Virginia Rep’s production of ‘Gypsy’ is a joy from beginning to end
Forget TLC’s “Toddlers and Tiaras,” for a fascinating look at one of the most well-known stage moms, check out Virginia Rep’s production of Gypsy, often referred to as the “greatest American musical.”
Based on Gypsy: A Memoir by Gypsy Rose Lee, this delightful and “brassy” show with beloved music and lyrics by Stephen Sondheim, tells the story of “the ultimate stage mom,” the iconic Mama Rose, played superbly by Robyn O’Neill, as she tries to mold her daughters, June (Catherine Walker) and Louise (Christie Jackson), into vaudeville performers.
As vaudeville’s glory years fade, however, fewer venues want to book the sisters.
June, Mama Rose’s “baby” and the “real star” sees the writing on the wall and, desperate to escape her mother’s meddling ways, elopes with one of the backup dancers leaving Louise to struggle to live up to her sister’s talent.
When Herbie (Chris Hietikko), the act’s agent and Mama’s love interest, mistakenly books them as the bottom-rung act in a burlesque show, Louise’s fate is sealed and she becomes the renowned striptease artist Gypsy Rose Lee.
Virginia Rep’s production is a joy from beginning to end. From the set to the costumes, the musical numbers and the acting, Gypsy is a feast for the eyes and ears. And the heart.
It seems I am one of the few middle-aged Americans who hasn’t seen Gypsy before. But the songs – classics like “Everything’s Coming up Roses,” and “Let me Entertain You,” were a part of my childhood as the stepdaughter of a musician.
Newcomers to the show, like me, will come to appreciate and love this American treasure. Aficionados will delight in the stellar performances and fall in love all over again.
Gypsy will continue to delight audiences through January 10, 2016. Pick up tickets here!
Julie Harthill Clayton is an out and proud bisexual with a passion for reading, writing . . . and NOT arithmetic. Her work has appeared in the Christian Science Monitor, the Internet Review of Books, Curve Magazine, Lambda Literary and more. She is working on her first novel - Two Tickets to Freedom - a semi-autobiographical queer coming-of-age tale. A paralegal by day, Julie spends her free time knitting, writing, and reading anything she can get her hands on. She lives in Richmond with her partner, local artist David Turner, and their mischievous and loving hunting dog, Max.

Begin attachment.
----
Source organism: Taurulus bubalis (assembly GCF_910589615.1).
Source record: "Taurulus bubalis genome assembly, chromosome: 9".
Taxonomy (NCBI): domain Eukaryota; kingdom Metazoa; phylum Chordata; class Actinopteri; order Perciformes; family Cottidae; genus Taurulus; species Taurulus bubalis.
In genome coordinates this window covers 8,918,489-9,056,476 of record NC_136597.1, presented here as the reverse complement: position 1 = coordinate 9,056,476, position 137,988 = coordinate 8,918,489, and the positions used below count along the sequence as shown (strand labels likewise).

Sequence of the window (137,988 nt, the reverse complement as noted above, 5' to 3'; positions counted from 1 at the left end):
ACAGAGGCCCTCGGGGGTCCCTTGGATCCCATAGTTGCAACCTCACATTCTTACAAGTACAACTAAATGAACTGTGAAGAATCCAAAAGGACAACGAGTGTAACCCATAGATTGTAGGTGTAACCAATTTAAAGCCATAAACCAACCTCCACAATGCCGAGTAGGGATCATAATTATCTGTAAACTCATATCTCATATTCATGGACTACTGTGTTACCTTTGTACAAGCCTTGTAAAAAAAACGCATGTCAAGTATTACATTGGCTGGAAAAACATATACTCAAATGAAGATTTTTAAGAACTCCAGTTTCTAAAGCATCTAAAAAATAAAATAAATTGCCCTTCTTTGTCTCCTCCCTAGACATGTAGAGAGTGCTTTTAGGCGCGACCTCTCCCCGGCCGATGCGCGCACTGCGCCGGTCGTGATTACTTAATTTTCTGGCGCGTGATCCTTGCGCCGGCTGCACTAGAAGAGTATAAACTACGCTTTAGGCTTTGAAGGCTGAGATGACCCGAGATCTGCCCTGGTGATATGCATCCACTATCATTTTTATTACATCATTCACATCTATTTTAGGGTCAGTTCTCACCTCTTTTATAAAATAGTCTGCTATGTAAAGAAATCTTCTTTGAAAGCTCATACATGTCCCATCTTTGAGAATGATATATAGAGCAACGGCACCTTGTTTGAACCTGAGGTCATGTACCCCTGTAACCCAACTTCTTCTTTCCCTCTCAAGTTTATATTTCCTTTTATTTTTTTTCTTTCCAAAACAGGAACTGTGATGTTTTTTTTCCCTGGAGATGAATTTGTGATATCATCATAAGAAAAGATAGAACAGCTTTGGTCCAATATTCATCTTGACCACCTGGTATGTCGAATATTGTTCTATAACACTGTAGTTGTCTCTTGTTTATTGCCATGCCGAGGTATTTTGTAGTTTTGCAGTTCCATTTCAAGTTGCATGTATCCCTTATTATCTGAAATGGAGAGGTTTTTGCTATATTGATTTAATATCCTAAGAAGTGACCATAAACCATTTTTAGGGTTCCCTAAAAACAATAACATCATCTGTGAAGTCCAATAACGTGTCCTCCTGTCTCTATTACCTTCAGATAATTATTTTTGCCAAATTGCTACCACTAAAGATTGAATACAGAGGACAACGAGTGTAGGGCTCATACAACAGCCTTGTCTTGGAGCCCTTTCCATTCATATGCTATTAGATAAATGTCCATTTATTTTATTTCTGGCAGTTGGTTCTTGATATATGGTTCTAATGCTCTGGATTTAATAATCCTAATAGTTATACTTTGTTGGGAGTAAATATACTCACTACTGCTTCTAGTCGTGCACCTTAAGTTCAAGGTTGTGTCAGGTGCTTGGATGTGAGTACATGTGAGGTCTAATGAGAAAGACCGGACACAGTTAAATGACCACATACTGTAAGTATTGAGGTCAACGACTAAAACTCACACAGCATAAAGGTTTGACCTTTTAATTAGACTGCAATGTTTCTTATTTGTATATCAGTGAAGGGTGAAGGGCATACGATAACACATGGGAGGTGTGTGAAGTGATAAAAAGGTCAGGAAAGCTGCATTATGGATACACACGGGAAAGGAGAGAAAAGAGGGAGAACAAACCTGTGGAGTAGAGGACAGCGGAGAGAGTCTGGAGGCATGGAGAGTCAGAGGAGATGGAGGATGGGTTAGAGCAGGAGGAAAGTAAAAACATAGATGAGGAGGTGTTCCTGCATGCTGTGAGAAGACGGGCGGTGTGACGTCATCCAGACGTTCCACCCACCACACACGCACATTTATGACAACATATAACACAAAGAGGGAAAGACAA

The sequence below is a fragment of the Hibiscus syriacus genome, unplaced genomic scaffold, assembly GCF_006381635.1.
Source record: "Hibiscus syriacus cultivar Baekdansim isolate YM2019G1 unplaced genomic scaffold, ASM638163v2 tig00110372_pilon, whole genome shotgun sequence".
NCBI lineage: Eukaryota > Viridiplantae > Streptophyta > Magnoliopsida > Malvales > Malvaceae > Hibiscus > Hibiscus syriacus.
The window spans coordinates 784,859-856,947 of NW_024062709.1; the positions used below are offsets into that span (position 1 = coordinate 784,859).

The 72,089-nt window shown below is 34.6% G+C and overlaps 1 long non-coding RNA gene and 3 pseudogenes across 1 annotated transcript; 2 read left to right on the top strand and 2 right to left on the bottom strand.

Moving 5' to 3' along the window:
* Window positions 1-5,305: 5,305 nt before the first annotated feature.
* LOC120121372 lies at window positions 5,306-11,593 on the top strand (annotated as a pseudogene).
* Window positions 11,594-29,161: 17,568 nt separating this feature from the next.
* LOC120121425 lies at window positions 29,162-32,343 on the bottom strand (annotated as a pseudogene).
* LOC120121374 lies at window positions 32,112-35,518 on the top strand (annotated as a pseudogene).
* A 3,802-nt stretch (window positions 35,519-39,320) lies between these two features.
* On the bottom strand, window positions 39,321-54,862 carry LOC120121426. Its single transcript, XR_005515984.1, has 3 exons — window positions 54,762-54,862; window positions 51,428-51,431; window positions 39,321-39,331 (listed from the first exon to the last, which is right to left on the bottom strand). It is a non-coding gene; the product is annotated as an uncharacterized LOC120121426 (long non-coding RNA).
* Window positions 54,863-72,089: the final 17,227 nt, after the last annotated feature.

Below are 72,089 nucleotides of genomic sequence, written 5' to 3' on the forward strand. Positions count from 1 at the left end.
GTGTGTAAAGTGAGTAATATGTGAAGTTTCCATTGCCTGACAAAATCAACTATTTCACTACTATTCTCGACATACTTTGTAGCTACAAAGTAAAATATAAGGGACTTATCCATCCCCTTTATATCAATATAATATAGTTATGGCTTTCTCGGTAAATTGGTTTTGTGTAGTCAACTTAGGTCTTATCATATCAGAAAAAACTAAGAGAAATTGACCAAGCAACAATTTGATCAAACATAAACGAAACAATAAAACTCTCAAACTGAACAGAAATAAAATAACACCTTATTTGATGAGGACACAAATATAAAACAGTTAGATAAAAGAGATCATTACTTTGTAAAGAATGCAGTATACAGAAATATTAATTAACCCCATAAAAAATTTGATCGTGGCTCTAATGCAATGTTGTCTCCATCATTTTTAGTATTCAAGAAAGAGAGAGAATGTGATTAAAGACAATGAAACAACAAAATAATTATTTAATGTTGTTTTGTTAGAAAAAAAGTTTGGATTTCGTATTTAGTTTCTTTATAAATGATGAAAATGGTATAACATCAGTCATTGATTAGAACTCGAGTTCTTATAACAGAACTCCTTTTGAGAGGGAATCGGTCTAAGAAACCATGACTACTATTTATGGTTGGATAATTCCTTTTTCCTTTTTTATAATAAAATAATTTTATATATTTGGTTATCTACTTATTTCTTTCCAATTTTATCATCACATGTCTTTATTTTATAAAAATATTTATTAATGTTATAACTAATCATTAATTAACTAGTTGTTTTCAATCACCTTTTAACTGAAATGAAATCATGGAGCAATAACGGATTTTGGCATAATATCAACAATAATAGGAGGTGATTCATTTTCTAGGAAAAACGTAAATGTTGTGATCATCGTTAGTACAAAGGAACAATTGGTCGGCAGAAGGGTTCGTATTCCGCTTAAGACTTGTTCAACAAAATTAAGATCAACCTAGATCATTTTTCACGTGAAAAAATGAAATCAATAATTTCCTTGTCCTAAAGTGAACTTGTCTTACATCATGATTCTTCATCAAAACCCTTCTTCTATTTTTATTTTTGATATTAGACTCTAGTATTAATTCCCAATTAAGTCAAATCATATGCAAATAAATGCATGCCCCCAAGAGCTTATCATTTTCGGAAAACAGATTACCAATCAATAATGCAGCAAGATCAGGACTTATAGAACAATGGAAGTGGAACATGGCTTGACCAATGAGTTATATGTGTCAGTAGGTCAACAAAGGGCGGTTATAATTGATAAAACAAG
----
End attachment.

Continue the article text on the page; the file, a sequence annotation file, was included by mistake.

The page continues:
Tonight at 5:30 pm across the country, an estimated 700 theaters will participate in an event called The Ghostlight Project. On the eve of the 45th Presidential inauguration, ranging from Broadway to regional academic or community theaters, people will gather to symbolically create light for what they perceive as dark times ahead. Theaters like Virginia [...]January 19, 2017
- Quill Theatre pays tribute to African American vaudeville pioneer Bert Williams in ‘The Top of Bravery’, January 11, 2017
- Nathaniel Shaw takes the reins at Virginia Repertory Theatre, December 28, 2016
- ‘After Orlando’ unites theatre companies around the country (and here in RVA) to honor lives lost in the nation’s largest mass shooting, December 7, 2016
- Prev Carytown Small Business Saturday event: Gifts that Give
- Next Virginia had 20+ anti-LGBTQ hate crimes in 2014 and a new bill aims to make sure those crimes are reported
- Back to top
- BREAKING: Senate bill to offer protections for LGBTQs in housing passes first vote with bi-partisan support
- BREAKING: Senate Bill to add protections for Virginia’s LGBTQ public employees passes first hurdle
- Madonna responds to criticism over Women’s March speech
- Broadway smash and Grammy winner Idina Menzel returns to Richmond this Spring
- State Department’s apology for decades of anti-LGBTQ discrimination removed from official website